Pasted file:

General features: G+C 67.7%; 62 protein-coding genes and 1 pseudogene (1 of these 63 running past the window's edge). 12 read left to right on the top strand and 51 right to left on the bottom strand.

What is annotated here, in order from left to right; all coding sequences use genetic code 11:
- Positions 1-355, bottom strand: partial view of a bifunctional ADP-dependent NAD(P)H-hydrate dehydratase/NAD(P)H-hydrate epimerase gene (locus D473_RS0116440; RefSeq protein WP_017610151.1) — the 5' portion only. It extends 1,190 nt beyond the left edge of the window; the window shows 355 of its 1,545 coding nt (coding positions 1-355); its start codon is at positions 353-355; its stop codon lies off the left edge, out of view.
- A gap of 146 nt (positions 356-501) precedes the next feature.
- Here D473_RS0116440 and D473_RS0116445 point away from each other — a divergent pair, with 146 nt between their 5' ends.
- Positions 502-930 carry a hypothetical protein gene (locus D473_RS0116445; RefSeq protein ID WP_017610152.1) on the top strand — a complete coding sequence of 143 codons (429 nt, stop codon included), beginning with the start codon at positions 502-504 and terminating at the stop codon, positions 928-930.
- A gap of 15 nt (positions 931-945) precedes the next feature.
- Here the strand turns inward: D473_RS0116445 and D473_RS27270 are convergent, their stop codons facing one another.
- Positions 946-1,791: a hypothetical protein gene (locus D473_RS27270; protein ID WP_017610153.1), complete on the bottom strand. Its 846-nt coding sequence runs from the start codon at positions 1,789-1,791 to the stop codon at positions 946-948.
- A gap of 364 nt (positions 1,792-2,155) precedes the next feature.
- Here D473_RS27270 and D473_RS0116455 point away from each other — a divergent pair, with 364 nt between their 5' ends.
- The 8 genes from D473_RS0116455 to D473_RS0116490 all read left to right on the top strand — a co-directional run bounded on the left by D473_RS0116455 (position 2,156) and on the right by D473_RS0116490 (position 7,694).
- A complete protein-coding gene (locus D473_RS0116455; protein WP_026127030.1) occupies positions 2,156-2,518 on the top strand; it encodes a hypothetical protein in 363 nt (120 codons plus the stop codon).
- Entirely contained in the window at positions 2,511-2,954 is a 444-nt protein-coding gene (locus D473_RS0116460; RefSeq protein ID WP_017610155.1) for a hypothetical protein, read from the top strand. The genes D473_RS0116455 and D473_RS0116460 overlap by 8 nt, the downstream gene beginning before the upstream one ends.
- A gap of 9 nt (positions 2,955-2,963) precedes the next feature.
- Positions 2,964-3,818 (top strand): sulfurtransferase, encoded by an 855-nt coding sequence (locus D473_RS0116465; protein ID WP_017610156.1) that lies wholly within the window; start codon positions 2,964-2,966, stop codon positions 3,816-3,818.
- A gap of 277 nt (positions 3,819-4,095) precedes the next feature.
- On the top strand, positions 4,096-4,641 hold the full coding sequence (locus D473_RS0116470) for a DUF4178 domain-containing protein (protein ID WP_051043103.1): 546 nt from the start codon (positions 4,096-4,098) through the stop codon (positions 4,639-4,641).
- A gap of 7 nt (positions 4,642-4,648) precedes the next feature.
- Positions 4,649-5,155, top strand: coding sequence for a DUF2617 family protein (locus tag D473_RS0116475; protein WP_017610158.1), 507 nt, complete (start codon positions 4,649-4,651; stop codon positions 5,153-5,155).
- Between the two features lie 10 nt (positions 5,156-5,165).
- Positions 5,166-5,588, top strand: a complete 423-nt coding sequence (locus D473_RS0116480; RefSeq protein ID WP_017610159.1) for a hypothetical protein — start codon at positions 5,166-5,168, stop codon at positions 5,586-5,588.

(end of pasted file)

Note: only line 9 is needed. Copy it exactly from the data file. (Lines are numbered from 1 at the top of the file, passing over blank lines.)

- Positions 946-1,791: a hypothetical protein gene (locus D473_RS27270; protein ID WP_017610153.1), complete on the bottom strand. Its 846-nt coding sequence runs from the start codon at positions 1,789-1,791 to the stop codon at positions 946-948.